Issue 11, July 11, 2016
The rationale behind the name "Black Knot" is self-evident upon first witnessing it. Black knot is a fungal disease that affects most cultivated and wild Prunus species in the United States, including cherry, plum, and chokecherry trees. The disease is caused by the fungus Apiosporina morbosa (also known as Dibotryon morbosum), and can be incredibly destructive once established. Symptoms are not obvious in the early stages.
Black knot affects the woody parts of the trees, and primarily girdles twigs. The characteristic knots produced by the fungus can be highly variable in size depending on the age of infection and the size of the twig. Early in the season the knots are an olive green color. As fall approaches they become corkier and take on the characteristic black color. The knots may also acquire a white discoloration as the season progresses due to a parasitic fungus growing on them. The knots grow perennially, and can get as large as a foot long. Foliage at the other end of the infected woody tissue will eventually wilt, and once infections have completely girdled the tissue foliage may fail to leaf out. In most cases the damage is purely cosmetic and the fungus will not kill the tree. However it does cause considerable stress to the tree, making it more susceptible to other pests. Infected branches often have poor fruit set.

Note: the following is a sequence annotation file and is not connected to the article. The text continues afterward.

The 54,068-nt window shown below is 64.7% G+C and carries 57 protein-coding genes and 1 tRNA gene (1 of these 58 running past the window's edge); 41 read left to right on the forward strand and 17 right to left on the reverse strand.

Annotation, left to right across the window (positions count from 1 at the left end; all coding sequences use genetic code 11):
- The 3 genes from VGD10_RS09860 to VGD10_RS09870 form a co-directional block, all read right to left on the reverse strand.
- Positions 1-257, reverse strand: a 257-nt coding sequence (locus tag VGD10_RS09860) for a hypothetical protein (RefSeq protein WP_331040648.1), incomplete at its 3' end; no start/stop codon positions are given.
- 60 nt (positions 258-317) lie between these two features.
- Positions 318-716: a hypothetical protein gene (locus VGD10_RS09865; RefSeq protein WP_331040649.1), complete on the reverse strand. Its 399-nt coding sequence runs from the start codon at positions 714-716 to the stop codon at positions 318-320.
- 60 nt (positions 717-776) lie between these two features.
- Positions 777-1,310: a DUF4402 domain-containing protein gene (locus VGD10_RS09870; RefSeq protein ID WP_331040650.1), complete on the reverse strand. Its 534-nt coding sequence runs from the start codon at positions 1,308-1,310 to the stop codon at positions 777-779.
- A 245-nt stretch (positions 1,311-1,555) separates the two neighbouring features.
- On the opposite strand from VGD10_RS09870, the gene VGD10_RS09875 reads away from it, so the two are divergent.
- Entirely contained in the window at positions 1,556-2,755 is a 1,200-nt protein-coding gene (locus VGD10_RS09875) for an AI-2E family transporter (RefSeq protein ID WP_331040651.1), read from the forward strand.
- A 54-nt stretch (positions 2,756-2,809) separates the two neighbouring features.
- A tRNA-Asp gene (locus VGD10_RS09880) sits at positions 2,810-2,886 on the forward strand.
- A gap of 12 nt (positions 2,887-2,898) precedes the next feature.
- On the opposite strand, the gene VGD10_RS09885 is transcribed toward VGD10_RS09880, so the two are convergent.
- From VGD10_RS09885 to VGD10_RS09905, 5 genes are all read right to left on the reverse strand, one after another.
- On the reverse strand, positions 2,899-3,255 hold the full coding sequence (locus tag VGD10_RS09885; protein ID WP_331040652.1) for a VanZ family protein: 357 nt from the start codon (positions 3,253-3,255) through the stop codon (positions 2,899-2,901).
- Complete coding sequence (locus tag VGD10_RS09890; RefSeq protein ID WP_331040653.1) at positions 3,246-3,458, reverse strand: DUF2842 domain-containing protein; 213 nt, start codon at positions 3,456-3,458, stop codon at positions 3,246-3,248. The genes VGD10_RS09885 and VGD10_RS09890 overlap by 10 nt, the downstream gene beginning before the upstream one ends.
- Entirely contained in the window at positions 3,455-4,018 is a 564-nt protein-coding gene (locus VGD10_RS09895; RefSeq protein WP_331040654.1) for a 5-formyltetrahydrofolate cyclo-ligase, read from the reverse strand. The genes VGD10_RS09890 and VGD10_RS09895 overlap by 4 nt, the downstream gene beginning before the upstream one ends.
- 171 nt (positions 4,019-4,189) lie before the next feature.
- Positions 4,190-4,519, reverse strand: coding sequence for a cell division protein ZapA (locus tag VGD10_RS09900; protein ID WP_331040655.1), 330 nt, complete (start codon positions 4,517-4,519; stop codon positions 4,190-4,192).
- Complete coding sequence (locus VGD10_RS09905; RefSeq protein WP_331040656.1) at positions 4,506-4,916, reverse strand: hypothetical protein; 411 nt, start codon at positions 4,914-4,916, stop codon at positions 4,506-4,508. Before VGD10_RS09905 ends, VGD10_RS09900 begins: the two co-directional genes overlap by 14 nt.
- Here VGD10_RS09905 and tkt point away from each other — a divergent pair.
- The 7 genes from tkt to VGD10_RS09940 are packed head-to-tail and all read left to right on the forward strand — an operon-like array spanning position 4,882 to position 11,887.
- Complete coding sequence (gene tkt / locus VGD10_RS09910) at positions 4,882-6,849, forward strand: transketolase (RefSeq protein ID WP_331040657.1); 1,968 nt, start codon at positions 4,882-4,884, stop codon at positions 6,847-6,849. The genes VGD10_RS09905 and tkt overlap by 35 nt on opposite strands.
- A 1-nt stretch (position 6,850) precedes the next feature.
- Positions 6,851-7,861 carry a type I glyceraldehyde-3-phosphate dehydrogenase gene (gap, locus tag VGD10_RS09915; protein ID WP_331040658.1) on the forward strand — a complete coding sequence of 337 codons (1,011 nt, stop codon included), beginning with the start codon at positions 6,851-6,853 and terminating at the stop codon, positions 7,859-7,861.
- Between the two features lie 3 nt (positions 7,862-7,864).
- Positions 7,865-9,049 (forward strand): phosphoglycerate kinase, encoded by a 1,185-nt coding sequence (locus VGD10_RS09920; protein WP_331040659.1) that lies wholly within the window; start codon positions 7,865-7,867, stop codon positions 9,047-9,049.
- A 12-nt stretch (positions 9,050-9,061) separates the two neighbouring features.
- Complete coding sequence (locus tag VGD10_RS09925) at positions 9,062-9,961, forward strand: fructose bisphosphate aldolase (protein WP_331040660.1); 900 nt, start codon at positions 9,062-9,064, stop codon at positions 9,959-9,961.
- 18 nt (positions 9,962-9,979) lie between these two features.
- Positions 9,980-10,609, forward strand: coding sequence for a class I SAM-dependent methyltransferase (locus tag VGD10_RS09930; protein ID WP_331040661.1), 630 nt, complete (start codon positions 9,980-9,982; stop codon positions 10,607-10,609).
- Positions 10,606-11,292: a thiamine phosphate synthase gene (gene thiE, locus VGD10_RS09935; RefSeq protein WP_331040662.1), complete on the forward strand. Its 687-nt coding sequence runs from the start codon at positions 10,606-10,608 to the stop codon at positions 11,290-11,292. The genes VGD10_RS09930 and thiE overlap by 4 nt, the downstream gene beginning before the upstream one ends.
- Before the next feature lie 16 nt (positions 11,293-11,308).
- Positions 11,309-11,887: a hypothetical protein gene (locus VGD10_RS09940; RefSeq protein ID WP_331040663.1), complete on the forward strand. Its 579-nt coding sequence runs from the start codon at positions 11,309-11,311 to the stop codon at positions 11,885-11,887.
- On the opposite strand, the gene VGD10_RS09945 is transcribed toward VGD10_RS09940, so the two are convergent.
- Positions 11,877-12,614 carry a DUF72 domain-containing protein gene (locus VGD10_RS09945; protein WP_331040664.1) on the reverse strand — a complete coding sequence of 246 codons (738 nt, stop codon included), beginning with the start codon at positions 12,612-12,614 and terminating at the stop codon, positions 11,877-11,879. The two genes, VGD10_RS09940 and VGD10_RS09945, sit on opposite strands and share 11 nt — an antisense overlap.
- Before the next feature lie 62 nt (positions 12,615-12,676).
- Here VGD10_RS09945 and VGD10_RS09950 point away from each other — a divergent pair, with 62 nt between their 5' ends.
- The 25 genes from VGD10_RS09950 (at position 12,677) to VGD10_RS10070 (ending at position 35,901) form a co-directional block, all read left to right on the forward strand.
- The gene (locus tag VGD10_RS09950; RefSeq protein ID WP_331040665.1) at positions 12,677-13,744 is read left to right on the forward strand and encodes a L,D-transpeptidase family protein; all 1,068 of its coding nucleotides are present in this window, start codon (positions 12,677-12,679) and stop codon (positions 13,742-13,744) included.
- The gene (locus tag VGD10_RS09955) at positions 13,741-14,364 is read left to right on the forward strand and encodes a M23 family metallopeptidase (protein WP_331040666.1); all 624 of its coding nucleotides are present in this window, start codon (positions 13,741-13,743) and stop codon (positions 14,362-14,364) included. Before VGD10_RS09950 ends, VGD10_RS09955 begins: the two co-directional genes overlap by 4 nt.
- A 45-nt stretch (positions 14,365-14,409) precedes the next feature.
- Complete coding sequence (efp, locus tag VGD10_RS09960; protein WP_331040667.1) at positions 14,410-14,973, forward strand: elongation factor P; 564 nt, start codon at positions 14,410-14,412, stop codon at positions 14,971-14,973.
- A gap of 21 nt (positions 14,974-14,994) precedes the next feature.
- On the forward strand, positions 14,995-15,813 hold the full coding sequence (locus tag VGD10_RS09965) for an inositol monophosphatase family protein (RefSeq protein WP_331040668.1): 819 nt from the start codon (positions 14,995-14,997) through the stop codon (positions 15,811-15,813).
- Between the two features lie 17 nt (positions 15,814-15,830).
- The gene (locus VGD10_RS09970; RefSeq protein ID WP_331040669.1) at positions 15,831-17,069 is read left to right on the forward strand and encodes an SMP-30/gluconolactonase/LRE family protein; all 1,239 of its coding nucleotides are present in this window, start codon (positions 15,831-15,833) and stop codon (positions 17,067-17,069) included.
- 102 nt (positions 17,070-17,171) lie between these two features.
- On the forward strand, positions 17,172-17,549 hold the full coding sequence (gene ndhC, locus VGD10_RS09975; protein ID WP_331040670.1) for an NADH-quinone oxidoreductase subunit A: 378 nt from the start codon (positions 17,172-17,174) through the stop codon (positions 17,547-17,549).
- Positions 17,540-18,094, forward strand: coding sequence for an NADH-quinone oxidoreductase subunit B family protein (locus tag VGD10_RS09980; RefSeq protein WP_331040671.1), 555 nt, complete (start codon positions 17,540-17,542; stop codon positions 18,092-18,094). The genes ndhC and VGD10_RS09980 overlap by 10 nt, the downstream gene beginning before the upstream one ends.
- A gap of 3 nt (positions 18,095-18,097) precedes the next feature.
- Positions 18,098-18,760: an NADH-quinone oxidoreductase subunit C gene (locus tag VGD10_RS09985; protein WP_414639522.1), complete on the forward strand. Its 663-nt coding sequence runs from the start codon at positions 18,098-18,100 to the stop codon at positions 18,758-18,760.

Black knot closeup.
Management for this disease is primarily achieved through cultural means. When purchasing plants try to find certified disease free stock, and check them for any obvious symptoms. Resistant cultivars are available for most ornamental and edible Prunus species as well. When planting do not choose a site near any known infections, especially if they are unmanaged. Wild Prunus hosts do exist.
Scout trees regularly to begin management before the disease becomes established. If an infection does occur, pruning out knots is the best strategy. Knots are easily seen in the winter time when the tree is dormant and defoliated, and knots should be pruned out before they release spores in springtime. Cuts should be made 6-8" below the knot, and tools should be sterilized in 70% alcohol or 10% bleach between cuts to avoid spreading the fungus.
Knots can still produce and release spores when removed from the tree. They should be burned, disposed of in a closed container, or removed from the site. Unfortunately chemical options are limited in Illinois, and no fungicides are currently labeled for use against this disease. Thus, following the other management recommendations is especially important. (Sean Mullahy, Diane Plewa)